By Kelly Dean Hansen
Despite being anointed one of the 100 Greatest Living Songwriters by Paste Magazine in 2006, Josh Ritter considers himself a “learning musician.”
During an interview in advance of his appearance with the Boulder Philharmonic Orchestra on Saturday, Oct. 10, at Macky Auditorium on the University of Colorado campus, Ritter explained that playing with a symphony orchestra requires more precision than performing a typical concert with his band.
“It’s just such a tremendous feeling to be in the middle of this large beast among all this sound,” he said. “People are playing all around you, the conductor is in the corner of your eye, and you really have to remember what you are doing. As soon as you stop to listen, you might forget the words.
“I think you’ll find that for a lot of songwriters like me, classical music has been a huge part of our lives. I played violin for many years, and I’ve collaborated with classical musicians like Hilary Hahn,” Ritter said, referring to the superstar classical violinist.
“I was never a good enough violinist to sit there in the orchestra, and I’m not that great a guitar player now. So I approach the opportunity with gratitude.”
Yet Ritter, a Moscow, Idaho, native, and his Royal City Band do not play with orchestras that frequently. Their concert with the Boulder Phil on Saturday marks the beginning of a tour to promote his new album, Sermon on the Rocks, which will be released Oct. 16, and it is the only date that includes such a collaboration,
“It’s my first show of a really long tour,” he said, “and I guess I’m going in with a bang.”
The orchestra will be conducted by the University of Colorado’s Gary Lewis in his first appearance as principal guest conductor with the Phil. Lewis recently has championed high-profile pops collaborations with his CU orchestra, including Natalie Merchant last season and the Indigo Girls in March 2016.
While the concert will include songs from the new album, which Ritter described to Paste as “messianic oracular honky-tonk,” the nature of the collaboration means the performance will include many existing arrangements.
“The majority will be my favorite things from previous orchestra shows,” he said. “The band will play on its own for some numbers, and I’ll do a couple of things solo. It will be a mix of stuff from way back until now.”
For classical audiences, one curious aspect of orchestral pops concerts is the presence of not just the singer but his band in front of the orchestra. Ritter calls the Royal City Band “an important part of the under-layer in the overall texture,” noting that his players are “fantastically trained musicians.”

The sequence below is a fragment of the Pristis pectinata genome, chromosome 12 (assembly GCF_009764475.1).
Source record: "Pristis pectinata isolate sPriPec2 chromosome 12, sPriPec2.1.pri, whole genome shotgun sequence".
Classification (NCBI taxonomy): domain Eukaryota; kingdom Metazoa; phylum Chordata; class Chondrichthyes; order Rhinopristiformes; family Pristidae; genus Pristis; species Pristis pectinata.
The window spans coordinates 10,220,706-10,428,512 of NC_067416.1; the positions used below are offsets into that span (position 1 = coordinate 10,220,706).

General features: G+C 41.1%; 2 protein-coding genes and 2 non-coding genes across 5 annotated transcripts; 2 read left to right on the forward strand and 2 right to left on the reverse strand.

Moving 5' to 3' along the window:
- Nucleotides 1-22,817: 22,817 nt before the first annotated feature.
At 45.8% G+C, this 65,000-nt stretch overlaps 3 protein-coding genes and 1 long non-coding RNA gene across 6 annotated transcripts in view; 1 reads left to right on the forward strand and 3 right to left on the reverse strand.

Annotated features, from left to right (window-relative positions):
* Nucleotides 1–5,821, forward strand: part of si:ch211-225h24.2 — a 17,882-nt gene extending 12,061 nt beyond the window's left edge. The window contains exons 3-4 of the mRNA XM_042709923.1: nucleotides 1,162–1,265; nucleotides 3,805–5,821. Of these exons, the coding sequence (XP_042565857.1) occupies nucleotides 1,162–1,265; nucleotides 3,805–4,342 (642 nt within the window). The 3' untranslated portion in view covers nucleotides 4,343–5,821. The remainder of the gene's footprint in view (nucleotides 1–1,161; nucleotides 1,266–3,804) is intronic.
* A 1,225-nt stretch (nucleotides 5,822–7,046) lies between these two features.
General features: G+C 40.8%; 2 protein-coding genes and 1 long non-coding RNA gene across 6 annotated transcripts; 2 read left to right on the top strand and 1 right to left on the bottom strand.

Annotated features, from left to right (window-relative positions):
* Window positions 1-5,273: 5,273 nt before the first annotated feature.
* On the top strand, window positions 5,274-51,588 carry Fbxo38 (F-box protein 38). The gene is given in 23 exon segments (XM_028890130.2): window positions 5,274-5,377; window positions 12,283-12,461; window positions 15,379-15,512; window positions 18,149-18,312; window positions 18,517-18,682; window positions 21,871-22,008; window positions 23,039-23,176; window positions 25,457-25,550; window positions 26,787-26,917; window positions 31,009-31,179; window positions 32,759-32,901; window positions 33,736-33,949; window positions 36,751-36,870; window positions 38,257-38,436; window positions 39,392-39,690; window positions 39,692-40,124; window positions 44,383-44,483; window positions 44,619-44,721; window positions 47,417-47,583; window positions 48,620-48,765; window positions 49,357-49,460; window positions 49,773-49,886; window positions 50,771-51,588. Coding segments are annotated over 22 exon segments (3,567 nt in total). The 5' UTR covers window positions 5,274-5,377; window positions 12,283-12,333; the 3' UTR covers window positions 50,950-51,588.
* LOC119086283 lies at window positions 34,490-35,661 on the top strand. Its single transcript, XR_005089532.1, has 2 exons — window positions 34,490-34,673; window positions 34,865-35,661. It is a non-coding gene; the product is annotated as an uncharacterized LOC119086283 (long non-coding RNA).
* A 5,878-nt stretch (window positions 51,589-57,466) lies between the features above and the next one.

As for the process of preparing orchestral arrangements of his songs, Ritter notes with some caution that as a songwriter, he leaves things such as the specifics of orchestration to his arrangers, who “know a lot more than me.” But he stressed that he maintains a level of input.
“I decide which songs will work if they are made bigger, the ones where the orchestra will contribute to the narrative,” he said. “Then I will talk to the arranger and describe what I’m looking for, certain spots where I think the arrangement needs to be different from my own — maybe the bridge is too short and an expansion would serve well with all of these instruments.”
Of arrangers he has worked with, he expressed admiration for Sean O’Loughlin, with whom he worked in appearances with the Boston Pops.
“This appearance in Boulder is our first show of a really exciting period,”said Ritter, whose tour will stop in 36 cities in October, January and February. “We come to play and we come to have fun. We want to entertain and be entertained. And Boulder is a great place for that.
“My first show there was in a hotel, and my last appearance was at Chautauqua. I’m glad to add Macky to the list. Being in Boulder is always a great way to spend a day.”
If you go
What: Josh Ritter and the Royal City Band perform with the Boulder Philharmonic Orchestra
When: 7:30 p.m. Saturday, Oct. 10
Where: Macky Auditorium, 285 University Ave., University of Colorado campus, Boulder
Tickets: $25-$55 (not part of the Phil Masterworks subscription series)
Info: 303-449-1343 (ext. 2) or boulderphil.org